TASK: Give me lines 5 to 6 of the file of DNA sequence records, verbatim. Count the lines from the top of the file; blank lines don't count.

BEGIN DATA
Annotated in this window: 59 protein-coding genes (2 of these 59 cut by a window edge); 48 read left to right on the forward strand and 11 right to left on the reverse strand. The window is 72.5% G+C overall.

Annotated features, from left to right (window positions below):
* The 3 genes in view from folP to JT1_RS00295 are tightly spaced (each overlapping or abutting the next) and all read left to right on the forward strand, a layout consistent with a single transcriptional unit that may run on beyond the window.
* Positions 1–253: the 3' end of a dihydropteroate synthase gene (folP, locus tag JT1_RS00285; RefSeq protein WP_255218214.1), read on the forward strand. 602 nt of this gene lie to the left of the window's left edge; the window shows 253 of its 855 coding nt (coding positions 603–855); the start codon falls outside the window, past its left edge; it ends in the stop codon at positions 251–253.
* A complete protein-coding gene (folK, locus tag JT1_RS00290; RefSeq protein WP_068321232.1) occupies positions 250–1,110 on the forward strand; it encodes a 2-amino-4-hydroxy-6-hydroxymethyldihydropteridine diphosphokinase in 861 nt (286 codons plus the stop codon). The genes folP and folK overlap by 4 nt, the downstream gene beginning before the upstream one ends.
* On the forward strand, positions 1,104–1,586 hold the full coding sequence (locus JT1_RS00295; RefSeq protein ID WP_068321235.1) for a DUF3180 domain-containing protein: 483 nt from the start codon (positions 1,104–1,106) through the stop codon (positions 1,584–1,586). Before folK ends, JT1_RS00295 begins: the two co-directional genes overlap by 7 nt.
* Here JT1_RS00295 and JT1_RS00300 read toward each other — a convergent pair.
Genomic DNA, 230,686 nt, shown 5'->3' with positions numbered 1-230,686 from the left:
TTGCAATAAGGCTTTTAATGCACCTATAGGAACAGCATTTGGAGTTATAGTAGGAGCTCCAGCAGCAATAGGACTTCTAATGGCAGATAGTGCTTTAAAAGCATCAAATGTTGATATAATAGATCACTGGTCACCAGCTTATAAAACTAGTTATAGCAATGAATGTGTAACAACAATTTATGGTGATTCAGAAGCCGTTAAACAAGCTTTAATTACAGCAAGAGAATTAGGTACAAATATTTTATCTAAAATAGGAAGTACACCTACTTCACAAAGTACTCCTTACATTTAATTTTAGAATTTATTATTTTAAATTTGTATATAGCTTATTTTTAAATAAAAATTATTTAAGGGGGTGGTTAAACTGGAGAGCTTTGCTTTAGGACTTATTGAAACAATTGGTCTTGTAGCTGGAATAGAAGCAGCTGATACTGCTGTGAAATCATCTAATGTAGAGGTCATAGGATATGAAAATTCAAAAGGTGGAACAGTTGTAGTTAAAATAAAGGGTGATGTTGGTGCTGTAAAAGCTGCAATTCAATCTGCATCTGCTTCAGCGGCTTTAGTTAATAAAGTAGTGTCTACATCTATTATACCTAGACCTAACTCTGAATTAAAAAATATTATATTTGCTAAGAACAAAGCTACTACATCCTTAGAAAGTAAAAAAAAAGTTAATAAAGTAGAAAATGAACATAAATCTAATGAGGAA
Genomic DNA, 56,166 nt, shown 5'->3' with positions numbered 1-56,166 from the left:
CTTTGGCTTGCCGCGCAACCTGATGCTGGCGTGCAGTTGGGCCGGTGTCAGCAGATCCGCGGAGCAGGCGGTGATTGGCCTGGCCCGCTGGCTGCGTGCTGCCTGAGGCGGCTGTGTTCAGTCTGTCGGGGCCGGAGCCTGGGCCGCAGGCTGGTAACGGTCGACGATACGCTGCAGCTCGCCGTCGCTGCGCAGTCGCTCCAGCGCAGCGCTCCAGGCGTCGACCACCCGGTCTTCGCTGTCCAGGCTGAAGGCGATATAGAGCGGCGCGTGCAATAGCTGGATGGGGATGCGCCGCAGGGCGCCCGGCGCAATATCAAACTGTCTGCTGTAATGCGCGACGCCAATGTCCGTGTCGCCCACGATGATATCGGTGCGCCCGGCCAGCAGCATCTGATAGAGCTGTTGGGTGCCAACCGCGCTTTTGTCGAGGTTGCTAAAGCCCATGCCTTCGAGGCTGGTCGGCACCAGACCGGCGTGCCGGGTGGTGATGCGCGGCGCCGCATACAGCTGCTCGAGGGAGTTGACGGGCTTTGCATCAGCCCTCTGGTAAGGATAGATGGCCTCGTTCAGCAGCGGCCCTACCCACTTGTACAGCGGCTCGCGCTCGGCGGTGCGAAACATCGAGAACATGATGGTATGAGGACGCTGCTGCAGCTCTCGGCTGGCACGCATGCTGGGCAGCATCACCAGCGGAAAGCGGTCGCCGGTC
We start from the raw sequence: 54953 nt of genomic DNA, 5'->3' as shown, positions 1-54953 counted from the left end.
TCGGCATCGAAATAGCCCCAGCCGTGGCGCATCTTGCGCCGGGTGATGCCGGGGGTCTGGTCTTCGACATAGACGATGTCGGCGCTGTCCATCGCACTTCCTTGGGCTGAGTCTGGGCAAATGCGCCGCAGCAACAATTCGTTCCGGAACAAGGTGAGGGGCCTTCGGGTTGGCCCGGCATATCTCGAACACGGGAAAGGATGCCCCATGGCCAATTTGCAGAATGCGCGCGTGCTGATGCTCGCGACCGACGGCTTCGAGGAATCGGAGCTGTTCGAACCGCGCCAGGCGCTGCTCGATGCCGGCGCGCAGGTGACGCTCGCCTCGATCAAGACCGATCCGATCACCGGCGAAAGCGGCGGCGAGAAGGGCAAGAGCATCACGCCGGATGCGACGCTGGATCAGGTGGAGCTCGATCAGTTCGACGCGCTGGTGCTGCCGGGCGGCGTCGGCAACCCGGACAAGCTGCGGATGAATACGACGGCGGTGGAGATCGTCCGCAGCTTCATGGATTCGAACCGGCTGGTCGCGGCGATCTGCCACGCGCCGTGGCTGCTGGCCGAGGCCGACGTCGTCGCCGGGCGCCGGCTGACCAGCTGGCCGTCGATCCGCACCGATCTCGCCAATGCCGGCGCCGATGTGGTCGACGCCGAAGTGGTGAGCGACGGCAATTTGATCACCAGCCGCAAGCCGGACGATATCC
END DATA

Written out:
* A complete protein-coding gene (folK, locus tag JT1_RS00290; RefSeq protein WP_068321232.1) occupies positions 250–1,110 on the forward strand; it encodes a 2-amino-4-hydroxy-6-hydroxymethyldihydropteridine diphosphokinase in 861 nt (286 codons plus the stop codon). The genes folP and folK overlap by 4 nt, the downstream gene beginning before the upstream one ends.
* On the forward strand, positions 1,104–1,586 hold the full coding sequence (locus JT1_RS00295; RefSeq protein ID WP_068321235.1) for a DUF3180 domain-containing protein: 483 nt from the start codon (positions 1,104–1,106) through the stop codon (positions 1,584–1,586). Before folK ends, JT1_RS00295 begins: the two co-directional genes overlap by 7 nt.